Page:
• Once an application is deployed to the app store, and downloaded by a user, it is placed in an obscure Program Files directory. If a user finds the application, they would be able to view the source JavaScript. If this is a concern, Id recommend using a JavaScript obfuscator like UglifyJS.
  • Visual Studio will show you the JavaScript source for the core libraries, but it will warn and stop you from changing said source. Since JavaScript is dynamic, you could replace a method implementation at runtime.
  • Visual Studio tries to guide developers into properly implementing the Metro UX guidelines. A full set of documentation and resources can be found in the Windows Dev Center.
  • Interesting point made about the reduced relevancy for HTTP caching/CDN’s in HTML based Metro apps since a majority or resources (sans data/JSON) will be included in the bundle.
  • Metro style JavaScript applications run in IE10 under the covers – no surprise there.
  • Html “controls” use standard elements (IE: divs) with data-* attributes.
  • Application manifest file (XML) contains tons of settings, but there is a nice editor for the file that hides away the XML and makes editing “easy”.
  • Access to device API’s (camera, geolocation, etc) must be approved by user, similar to Facebook’s permission model.
  • Background tasks are supported.
  • Applications can have many entry points like a tile click or a search result.
  • Side loading of applications is handled by Visual Studio.
  • Tiles can be short (square) or wide (rectangle), live or “dead” – users choose and developers should accommodate those preferences.

All in all, it was a very informative session. It was video recorded, so I’ll update this post as soon as the video is posted online.

– By

Front End Web Developer Podcasts

I’ve always been a “jack of all trades” web developer. For most of my projects I’ve owned everything from the client side HTML/CSS/JavaScript to the server side processing/database/service calls.

I find it very easy to focus on the server side, especially in the .NET community, with all the great things to play with in ASP.NET MVC, NuGet packages, SQL Server improvements, etc. Recently, however, I’ve really been enjoying getting back into client side development. The browser vendors are moving at a very rapid pace, continuously adding functionality and expanding the capabilities of what can be done on the client.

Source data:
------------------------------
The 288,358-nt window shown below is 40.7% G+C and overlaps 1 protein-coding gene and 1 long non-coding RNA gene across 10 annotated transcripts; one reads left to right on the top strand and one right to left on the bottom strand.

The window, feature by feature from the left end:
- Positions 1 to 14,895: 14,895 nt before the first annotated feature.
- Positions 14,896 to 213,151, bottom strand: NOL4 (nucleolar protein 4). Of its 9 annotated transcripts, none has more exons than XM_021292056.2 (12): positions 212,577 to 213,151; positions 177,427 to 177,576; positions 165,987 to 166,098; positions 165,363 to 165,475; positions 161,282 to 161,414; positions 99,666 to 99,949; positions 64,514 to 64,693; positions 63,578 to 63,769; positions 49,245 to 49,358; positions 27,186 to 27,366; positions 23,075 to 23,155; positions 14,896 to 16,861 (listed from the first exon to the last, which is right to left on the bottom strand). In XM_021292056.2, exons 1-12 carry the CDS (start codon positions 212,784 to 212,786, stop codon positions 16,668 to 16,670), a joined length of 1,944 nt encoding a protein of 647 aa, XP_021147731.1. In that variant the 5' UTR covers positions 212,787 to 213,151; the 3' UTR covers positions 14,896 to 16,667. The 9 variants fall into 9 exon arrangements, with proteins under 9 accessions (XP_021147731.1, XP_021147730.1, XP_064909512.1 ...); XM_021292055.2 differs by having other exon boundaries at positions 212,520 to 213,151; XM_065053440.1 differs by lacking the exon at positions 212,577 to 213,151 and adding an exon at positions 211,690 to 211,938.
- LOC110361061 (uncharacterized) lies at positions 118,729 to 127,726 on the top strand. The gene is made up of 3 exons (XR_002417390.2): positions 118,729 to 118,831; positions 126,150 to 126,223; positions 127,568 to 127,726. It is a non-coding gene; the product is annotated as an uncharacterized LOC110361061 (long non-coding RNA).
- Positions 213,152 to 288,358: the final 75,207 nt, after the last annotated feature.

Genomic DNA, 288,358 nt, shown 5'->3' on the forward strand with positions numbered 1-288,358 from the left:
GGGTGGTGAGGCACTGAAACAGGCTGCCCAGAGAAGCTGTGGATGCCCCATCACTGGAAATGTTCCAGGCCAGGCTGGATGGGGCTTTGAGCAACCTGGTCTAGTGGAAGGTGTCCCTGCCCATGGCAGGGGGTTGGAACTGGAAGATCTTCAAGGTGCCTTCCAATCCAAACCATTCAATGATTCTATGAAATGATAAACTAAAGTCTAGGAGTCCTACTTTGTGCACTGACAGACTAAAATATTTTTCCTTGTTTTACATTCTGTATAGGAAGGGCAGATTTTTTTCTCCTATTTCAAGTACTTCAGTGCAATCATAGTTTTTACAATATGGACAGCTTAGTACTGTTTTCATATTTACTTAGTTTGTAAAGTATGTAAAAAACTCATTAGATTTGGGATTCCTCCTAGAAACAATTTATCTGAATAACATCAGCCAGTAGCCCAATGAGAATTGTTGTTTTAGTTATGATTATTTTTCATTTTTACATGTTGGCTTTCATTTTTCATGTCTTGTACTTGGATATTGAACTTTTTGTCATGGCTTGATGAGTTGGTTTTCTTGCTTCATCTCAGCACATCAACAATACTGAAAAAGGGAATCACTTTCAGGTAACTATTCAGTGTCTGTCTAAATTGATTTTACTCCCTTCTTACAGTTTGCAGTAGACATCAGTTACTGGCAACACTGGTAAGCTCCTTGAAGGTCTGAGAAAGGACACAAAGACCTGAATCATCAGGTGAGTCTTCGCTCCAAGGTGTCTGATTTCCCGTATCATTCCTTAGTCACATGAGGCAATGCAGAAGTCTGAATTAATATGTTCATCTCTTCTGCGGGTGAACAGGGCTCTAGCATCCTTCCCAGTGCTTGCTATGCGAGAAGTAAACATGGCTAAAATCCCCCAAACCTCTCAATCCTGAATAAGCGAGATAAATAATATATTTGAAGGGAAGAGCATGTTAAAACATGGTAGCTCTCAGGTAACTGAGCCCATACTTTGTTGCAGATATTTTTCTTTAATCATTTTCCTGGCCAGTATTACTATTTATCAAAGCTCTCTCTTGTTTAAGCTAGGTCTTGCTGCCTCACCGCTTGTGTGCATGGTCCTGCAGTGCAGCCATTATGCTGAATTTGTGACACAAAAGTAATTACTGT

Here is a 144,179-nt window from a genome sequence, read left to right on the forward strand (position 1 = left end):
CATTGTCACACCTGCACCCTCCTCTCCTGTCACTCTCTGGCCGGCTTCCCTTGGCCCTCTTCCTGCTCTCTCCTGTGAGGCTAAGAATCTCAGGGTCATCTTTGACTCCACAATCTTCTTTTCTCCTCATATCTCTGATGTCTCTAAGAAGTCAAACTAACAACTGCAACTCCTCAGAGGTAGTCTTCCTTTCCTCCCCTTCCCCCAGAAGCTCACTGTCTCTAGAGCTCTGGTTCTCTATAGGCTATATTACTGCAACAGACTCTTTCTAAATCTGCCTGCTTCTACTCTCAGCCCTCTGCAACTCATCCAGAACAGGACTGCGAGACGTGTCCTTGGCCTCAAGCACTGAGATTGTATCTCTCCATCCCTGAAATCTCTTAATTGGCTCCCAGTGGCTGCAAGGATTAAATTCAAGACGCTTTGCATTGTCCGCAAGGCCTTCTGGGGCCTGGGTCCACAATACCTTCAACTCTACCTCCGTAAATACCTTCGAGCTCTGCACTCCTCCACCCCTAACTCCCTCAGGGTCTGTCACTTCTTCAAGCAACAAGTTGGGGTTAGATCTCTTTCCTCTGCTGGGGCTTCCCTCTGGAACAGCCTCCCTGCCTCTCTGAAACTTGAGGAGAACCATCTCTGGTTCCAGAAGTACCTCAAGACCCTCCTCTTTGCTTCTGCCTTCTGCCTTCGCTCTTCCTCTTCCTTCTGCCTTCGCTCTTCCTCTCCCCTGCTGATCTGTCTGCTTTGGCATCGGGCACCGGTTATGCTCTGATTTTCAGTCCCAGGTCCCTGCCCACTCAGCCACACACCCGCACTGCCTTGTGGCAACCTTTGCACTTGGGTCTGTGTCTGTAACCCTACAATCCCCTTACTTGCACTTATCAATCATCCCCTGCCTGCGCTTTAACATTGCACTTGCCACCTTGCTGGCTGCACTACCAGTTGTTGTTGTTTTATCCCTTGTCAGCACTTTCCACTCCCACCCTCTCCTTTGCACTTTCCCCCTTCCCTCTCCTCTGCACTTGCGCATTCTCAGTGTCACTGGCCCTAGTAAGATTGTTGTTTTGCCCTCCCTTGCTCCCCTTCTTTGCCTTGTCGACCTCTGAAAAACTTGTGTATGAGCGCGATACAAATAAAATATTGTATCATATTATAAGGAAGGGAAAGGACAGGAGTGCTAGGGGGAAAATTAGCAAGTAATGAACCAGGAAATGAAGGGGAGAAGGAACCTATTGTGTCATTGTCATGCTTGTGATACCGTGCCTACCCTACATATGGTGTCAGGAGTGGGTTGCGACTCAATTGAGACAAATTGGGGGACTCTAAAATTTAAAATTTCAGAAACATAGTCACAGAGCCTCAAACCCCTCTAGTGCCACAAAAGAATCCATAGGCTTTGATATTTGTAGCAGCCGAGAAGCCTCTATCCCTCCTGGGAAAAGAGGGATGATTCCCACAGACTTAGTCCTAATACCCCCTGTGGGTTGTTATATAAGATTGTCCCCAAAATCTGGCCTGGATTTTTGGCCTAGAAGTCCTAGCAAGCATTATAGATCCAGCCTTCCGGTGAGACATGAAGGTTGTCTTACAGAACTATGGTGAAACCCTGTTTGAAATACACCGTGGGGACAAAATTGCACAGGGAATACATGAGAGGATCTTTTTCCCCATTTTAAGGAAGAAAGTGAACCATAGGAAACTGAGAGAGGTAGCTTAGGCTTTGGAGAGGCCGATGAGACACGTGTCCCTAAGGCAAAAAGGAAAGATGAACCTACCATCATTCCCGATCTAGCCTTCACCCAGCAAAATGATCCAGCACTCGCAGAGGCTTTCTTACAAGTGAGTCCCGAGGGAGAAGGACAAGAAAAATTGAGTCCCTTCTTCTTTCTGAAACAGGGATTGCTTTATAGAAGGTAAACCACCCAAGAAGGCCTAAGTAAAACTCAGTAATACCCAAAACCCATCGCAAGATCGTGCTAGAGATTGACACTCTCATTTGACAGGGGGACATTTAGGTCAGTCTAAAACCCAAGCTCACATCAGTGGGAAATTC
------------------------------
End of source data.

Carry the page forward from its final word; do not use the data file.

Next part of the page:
With so much acceleration in the browser space, I’ve found a few podcasts particularly helpful and informative:



Great coverage of CSS, HTML and industry happenings with Dave Rupert and Chris Coyier of CSS Tricks fame.



Non-Breaking Space

Interview style show with the best and brightest minds on the web.

My favorite episode thus far was their interview of Paul Irish, a member of the Chrome Developer Relations team.


The Web Ahead

The Web Ahead has the longest running time of this list, but because of that they often get into slightly deeper, more nuanced conversation.


Of course, I still listen to Hanselminutes and Herding Code, but they don’t typically cover front end dev.

What front end podcasts do you recommend?

– By

The Saga of Readme Files and NuGet

When we released Glimpse back in April of 2011, we included a readme.txt in our NuGet package providing brief documentation and instructions to help users understand how to get started with Glimpse.

Problem was, nobody read it.

Even worse, nobody knew it was there.

nuget powershell

So at the end of June 2011 we added a little NuGet and PowerShell magic to our package that would open up the readme file for the user in Visual Studio upon package installation by adding a tools/install.ps1 file:

param($installPath, $toolsPath, $package, $project) 
$path = [System.IO.Path] 
$readmefile = $path::Combine($installPath, "path\to\your.file") 

This simple script has been working well for us over many releases and thousands of downloads, but I’ve always felt that this functionality should be built into NuGet itself. Apparently I’m not the only one that feels this way, as there has been a feature request on CodePlex for this since October 2010 asking for this very thing. (The comments on this thread are a good read. Full disclosure, I am a participant on it.)